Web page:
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With authoritative research and reportage, Treuer illuminates misunderstood contemporary issues of sovereignty, treaty rights, and natural-resource conservation. He traces the waves of public policy that have disenfranchised and exploited Native Americans, exposing the tension that has marked the historical relationship between the United States government and the Native American population. Through the eyes of students, teachers, government administrators, lawyers, and tribal court judges, he shows how casinos, tribal government, and the Bureau of Indian Affairs have transformed the landscape of Native American life.
A member of the Ojibwe of northern Minnesota, Treuer grew up on Leech Lake Reservation, but was educated in mainstream America. Exploring crime and poverty, casinos and wealth, and the preservation of native language and culture, Rez Life is a strikingly original work of history and reportage, a must listen for anyone interested in the Native American story.
Customer ReviewsMost Helpful
By Deaxkaash on 09-11-13
Rez Life needs a Rez voice not a Suyapi narrator..
Would you recommend this book to a friend? Why or why not?
...I'm not talking a Rez'd out voice "ayyye Cuz, init?!" But at least an urban Ndn? I was trapped driving 20 hours with nothing else to listen to so I had to stop at a Starbucks and download a Sedaris book. This may seem petty but there are so few Ndn books on audible (besides the White Indian Expert books) I had high hopes for Rez Life.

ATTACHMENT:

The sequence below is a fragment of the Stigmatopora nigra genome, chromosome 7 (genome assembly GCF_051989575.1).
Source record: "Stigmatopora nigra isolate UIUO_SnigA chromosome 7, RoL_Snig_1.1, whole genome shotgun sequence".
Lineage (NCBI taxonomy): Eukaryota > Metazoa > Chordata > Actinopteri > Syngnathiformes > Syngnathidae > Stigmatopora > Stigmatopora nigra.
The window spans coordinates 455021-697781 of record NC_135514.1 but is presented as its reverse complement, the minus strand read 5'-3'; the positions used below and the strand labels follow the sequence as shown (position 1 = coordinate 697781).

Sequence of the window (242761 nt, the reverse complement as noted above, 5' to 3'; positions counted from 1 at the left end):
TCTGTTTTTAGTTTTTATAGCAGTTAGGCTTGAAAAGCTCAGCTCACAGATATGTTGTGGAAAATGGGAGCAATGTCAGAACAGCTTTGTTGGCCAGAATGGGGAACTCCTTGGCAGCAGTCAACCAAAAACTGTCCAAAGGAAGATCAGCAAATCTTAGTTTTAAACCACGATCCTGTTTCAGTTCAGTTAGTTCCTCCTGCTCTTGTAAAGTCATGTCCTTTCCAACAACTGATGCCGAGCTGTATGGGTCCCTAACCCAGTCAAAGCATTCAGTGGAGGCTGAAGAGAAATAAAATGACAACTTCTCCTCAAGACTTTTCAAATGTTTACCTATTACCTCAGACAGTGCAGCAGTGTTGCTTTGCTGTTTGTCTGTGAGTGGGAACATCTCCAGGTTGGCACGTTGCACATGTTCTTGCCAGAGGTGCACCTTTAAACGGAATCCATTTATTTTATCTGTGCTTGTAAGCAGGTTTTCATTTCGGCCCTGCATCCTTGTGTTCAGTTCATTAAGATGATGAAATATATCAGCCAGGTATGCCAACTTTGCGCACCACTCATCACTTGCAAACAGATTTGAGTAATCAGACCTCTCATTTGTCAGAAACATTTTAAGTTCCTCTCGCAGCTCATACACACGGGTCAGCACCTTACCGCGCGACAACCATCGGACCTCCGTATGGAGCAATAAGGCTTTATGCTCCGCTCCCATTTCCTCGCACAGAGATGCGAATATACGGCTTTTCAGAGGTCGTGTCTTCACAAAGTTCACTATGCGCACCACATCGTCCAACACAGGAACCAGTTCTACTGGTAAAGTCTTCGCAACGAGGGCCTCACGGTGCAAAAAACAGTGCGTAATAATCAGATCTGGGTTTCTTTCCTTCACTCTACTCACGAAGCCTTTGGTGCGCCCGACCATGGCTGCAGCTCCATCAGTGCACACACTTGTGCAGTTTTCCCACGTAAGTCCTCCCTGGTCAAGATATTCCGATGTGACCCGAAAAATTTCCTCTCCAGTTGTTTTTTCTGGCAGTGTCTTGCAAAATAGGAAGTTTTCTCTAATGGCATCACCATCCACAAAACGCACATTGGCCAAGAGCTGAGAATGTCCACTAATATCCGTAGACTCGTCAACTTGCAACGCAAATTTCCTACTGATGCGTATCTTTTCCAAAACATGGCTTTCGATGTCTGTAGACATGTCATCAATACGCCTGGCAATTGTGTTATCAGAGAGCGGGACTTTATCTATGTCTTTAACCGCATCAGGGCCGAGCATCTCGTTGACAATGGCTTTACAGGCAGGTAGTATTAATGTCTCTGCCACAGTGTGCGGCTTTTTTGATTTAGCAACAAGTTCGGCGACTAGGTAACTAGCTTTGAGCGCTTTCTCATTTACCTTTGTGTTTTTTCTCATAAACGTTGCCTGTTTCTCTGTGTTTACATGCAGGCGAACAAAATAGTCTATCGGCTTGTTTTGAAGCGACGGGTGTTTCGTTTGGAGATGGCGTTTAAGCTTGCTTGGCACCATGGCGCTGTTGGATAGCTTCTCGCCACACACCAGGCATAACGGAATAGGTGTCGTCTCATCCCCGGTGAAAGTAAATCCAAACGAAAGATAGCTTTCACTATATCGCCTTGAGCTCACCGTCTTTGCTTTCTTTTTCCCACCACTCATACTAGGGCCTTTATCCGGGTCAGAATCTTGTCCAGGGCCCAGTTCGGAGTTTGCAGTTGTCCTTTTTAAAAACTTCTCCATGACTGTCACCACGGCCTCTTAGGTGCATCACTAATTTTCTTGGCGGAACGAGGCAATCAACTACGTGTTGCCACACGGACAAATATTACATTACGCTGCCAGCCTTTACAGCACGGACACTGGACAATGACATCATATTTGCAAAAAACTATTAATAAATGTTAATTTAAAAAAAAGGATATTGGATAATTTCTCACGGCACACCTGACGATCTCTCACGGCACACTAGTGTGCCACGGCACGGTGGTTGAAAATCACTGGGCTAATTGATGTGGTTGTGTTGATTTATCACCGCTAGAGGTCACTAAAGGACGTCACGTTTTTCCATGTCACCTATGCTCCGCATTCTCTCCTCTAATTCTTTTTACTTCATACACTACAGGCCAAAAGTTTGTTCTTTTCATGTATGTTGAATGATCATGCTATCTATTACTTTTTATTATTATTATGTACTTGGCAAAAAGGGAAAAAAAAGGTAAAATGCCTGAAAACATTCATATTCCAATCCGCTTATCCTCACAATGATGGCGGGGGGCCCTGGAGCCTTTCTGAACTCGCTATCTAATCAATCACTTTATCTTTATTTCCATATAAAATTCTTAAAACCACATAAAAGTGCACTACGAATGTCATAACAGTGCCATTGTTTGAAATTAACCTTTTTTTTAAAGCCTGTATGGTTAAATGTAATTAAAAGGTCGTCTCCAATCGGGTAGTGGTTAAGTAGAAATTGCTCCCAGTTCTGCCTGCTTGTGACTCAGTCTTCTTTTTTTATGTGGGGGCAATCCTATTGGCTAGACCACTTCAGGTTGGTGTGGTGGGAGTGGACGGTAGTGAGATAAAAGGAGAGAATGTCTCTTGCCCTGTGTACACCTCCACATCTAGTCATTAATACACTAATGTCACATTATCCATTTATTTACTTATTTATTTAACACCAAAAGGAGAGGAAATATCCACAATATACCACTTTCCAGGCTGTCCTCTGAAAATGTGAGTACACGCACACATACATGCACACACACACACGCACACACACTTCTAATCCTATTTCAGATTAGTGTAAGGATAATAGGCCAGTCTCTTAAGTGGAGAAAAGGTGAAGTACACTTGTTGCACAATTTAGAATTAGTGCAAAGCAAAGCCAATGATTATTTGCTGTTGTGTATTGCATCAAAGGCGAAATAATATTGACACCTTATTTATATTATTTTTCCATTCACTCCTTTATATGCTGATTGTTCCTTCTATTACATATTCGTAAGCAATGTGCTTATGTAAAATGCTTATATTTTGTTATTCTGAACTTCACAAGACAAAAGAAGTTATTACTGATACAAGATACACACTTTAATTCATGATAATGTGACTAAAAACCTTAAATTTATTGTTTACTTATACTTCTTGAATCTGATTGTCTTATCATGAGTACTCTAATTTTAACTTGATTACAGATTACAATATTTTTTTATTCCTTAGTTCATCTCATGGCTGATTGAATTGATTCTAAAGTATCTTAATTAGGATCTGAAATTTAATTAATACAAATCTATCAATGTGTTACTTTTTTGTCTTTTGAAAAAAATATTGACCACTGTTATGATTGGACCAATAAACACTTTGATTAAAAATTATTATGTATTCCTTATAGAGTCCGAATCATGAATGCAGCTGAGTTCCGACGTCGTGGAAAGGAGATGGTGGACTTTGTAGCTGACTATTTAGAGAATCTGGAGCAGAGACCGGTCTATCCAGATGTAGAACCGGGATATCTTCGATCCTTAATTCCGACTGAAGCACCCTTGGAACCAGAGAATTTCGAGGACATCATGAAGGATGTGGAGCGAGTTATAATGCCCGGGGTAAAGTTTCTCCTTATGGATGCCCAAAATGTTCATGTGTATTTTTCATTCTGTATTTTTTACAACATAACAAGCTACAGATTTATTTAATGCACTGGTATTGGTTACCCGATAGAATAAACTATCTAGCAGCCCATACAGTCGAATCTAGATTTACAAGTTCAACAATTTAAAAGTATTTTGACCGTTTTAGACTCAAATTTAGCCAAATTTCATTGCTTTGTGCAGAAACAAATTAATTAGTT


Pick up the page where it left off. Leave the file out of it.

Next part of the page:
-This narrator sounds so white and so grating I had a hard time listening sadly, as the themes are ones white america needs to hear especially after all the hype from shows like Diane Sawyers' expose on reservation poverty and the current trend again, of taking children away from parents because they are poor- POVERTY DOES NOT EQUEL NEGLECT. Init.
Would you be willing to try another one of Peter Berkrot’s performances?
Did Rez Life inspire you to do anything?
Become an Ndn audio book narrator.
Any additional comments?
More books by American Indian authors narrated by American Indians. NOT pandering pap poet Sherman Alexie.
8 of 8 people found this review helpful
By Winona Nelson on 07-03-15
Reader does need to check Ojibwe pronunciation
This book was great, very informative and entertaining. The other reviewer is correct in pointing out that the reader doesn't sound Ojibwe, which in some portions of the book is fine - and then you get to the repeated mispronounciation of "Anishinaabe" as drawn-out "Anishi-knob," or any other moment where he has to read Ojibwe language, and it sounds like he's been hit on the head all of a sudden. For readers who are familiar with the sounds of Ojibwe it's jarring and insensitive; for those who have never heard it before It's teaching them incorrectly. It's also unintentionally funny, because the author might be talking about how beautiful the language is or how fluent someone is, and then the reader performs it like his mouth is full of rocks. For those who haven't heard Ojibwe being spoken, disregard how it sounds here - it really is a beautiful language when spoken knowledgeably.
That aside, I'm from the same area and this book taught me a lot. I'm so much better informed about tribal law, treaties, and Native history now. And not just Ojibwe; while that tribe is the focus, we hear a lot about many other tribes, nationally and into Canada as well. And on top of that, it's good, engrossing writing. Highly recommended!
6 of 6 people found this review helpful